Drake leads Cana­dian charge

Times Colonist - - Arts - DAVID FRIEND

TORONTO — Cana­dian su­per­star Drake emerged one of the lead­ing artists at the Grammy Award nom­i­na­tions on Fri­day, pick­ing up seven nods, many of them in key cat­e­gories.

Join­ing the for­mer De­grassi High ac­tor on the list of nom­i­nated Cana­di­ans are sev­eral per­form­ers with ties to Van­cou­ver Is­land. Diana Krall earned two nom­i­na­tions for her col­lab­o­ra­tion with Tony Ben­nett. Love is Here To Stay is in the run­ning for best tra­di­tional pop vo­cal al­bum, while their duet, ‘S Won­der­ful, is com­pet­ing for best pop duo/group per­for­mance.

Vic­to­ria-raised artist Roy Henry Vick­ers drew a best boxed or spe­cial lim­ited edi­tion pack­age nom­i­na­tion for his art di­rec­tion on Pa­cific North­west ‘73-74’: The Com­plete Record­ings. The boxed set by the Grate­ful Dead was over­seen by Vic­to­ria-based au­dio­vi­sual ar­chiv­ist David Lemieux. While he didn’t of­fi­cially re­ceive a nom­i­na­tion, Vic­to­ria gui­tarist Quinn Bac­hand also felt some Grammy Award love on Fri­day. He played on a nom­i­nated record­ing by the group Kit­tel & Co., whose leader and com­poser, Jeremy Kit­tel, re­ceived a best in­stru­men­tal com­po­si­tion for his song, Chrysalis.

The recognition for Drake’s work on his 2018 dou­ble-al­bum Scor­pion, as well as con­tri­bu­tions to other rap­pers’ tracks, comes af­ter the Toronto-raised per­former boy­cotted last year’s Gram­mys by choos­ing not to sub­mit any­thing from his pre­vi­ous re­lease, More Life.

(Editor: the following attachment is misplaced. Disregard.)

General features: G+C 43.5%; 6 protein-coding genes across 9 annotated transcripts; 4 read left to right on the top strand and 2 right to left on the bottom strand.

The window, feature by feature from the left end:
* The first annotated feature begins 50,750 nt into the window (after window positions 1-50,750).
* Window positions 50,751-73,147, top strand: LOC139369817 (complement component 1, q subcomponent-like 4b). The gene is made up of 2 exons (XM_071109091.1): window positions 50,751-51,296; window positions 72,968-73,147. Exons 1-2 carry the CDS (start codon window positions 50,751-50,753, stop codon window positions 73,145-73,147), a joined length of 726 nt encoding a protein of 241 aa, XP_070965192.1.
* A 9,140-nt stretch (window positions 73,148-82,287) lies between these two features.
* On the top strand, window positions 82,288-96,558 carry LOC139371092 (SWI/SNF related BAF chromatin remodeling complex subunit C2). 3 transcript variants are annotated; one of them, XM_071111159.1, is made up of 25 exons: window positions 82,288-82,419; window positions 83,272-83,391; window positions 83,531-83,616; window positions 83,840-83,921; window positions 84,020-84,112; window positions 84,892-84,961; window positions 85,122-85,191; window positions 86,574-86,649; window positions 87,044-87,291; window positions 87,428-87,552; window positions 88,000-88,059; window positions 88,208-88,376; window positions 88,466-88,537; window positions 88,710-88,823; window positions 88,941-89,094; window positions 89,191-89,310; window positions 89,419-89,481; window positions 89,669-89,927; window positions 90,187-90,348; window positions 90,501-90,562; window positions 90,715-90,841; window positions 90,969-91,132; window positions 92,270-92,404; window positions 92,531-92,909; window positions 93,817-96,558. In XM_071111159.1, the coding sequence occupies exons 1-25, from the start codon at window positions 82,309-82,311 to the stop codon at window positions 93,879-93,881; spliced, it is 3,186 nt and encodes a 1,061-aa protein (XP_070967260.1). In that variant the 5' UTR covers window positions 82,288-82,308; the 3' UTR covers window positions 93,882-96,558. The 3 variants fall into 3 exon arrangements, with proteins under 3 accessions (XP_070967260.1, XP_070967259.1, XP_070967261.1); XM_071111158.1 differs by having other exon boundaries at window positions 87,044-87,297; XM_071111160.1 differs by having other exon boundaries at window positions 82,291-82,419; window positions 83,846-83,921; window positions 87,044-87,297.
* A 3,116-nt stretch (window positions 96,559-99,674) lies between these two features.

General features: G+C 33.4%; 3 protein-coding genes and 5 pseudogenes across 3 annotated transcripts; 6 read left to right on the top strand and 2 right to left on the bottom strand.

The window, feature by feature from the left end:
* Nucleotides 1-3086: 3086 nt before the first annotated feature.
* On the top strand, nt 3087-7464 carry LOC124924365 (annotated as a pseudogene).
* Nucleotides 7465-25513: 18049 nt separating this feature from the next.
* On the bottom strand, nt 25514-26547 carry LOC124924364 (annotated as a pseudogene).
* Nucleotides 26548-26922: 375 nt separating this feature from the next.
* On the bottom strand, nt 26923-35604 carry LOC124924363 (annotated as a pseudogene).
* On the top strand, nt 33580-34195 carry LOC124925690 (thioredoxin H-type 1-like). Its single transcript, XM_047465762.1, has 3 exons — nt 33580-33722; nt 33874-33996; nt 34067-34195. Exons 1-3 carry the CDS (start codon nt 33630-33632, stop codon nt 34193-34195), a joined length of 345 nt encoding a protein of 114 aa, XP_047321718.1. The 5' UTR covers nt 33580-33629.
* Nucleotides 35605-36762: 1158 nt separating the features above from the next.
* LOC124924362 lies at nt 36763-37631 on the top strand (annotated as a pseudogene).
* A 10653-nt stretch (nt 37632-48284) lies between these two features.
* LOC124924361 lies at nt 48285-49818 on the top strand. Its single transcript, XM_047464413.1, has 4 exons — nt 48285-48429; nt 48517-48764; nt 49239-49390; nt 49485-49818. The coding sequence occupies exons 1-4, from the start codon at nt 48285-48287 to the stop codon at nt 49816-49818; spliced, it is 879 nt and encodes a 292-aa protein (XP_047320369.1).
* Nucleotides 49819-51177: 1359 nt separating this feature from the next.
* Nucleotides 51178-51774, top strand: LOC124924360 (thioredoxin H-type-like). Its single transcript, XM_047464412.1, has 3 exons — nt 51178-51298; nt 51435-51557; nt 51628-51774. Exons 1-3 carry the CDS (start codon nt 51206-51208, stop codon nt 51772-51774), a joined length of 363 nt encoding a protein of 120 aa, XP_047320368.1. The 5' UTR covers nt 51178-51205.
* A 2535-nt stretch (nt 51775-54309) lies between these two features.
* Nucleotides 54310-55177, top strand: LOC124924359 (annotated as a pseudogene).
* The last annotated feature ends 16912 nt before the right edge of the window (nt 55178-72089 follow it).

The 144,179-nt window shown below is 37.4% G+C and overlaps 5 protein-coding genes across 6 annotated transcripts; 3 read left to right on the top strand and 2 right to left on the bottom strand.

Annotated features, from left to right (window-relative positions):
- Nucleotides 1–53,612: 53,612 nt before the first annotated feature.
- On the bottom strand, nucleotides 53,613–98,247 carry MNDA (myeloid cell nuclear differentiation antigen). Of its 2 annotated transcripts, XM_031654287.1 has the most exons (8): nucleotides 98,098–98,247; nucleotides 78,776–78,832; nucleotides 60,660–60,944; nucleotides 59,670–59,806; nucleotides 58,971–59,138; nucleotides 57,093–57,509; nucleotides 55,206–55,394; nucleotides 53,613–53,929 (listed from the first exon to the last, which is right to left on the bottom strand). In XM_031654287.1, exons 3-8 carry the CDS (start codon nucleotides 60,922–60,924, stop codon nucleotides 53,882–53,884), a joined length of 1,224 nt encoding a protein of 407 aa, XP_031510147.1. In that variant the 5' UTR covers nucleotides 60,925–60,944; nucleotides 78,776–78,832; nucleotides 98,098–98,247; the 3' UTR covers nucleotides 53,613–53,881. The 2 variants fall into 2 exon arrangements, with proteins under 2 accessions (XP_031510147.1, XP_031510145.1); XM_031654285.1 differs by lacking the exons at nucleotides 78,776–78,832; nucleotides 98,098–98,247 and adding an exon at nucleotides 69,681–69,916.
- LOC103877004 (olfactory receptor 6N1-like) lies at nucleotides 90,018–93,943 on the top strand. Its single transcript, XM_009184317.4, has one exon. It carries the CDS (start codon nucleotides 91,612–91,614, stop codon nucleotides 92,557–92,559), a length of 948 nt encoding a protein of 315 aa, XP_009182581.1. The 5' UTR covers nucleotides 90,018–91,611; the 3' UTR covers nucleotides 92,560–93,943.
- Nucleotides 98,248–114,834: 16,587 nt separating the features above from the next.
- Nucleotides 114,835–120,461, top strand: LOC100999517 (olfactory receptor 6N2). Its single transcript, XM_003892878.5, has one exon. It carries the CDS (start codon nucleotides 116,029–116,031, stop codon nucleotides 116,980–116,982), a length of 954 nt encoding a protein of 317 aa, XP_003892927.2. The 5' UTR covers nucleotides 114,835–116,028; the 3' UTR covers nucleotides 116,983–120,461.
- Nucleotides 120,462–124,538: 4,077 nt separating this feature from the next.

Drake’s change of heart this year helped Scor­pion pick up nom­i­na­tions in sev­eral top cat­e­gories — al­bum, record and song of the year for God’s Plan.

Shawn Mendes emerged with the first Grammy nom­i­na­tions of his ca­reer. The pop singer, raised in Pick­er­ing, Ont., was named in two cat­e­gories — song of the year for In My Blood and best pop vo­cal al­bum.

Song­writer Geoffrey Warburton, who also hails from Pick­er­ing, shares the In My Blood song nom­i­na­tion with Mendes.

In two cat­e­gories, Drake will com­pete with him­self for the golden gramo­phone. His song God’s Plan is also vy­ing for best rap per­for­mance against Travis Scott’s Sicko Mode, a track on which Drake ap­pears as a guest.

He’s also nom­i­nated twice in the rap song cat­e­gory, where God’s Plan and Sicko Mode are among the con­tenders for the award given to the song­writ­ers.

Sev­eral of Drake’s as­so­ciates also landed Grammy recognition.

Boi-1da, born Matthew Sa­muels in Toronto, was nom­i­nated as pro­ducer for his body of work this year, which in­cludes songs with Drake, Cardi B, GEazy, and Bey­oncé and Jay-Z. Sa­muels also re­ceived two nom­i­na­tions in the best rap song cat­e­gory as a song­writer on Eminem’s Lucky You and Jay Rock’s Win.

Noah She­bib, an­other one of Drake’s col­lab­o­ra­tors, is rec­og­nized with three nom­i­na­tions for songs from the Scor­pion al­bum.

In other cat­e­gories, Daniel Cae­sar ap­peared in the R&B per­for­mance cat­e­gory for the sec­ond con­sec­u­tive year, this time for the song Best Part, a duet with Cal­i­for­nia-based singer H.E.R.

Jim (Kimo) West, who was born in Toronto and is known as “Weird Al” Yankovic’s gui­tarist, is nom­i­nated for Moku Maluhia — Peace­ful Is­land in the new age al­bum cat­e­gory.

Bran­don, Man.-raised vi­o­lin­ist James Ehnes is nom­i­nated for clas­si­cal in­stru­men­tal solo for his con­certo Ker­nis, while Toron­to­born con­duc­tor Peter Ound­jian also re­ceived a nod for clas­si­cal com­pen­dium.

Vi­o­lin­ist Christina Day Martin­son, from Saskatchewan, is nom­i­nated in the clas­si­cal in­stru­men­tal solo cat­e­gory for Biber: The Mys­tery Sonatas with the Bos­ton Baroque.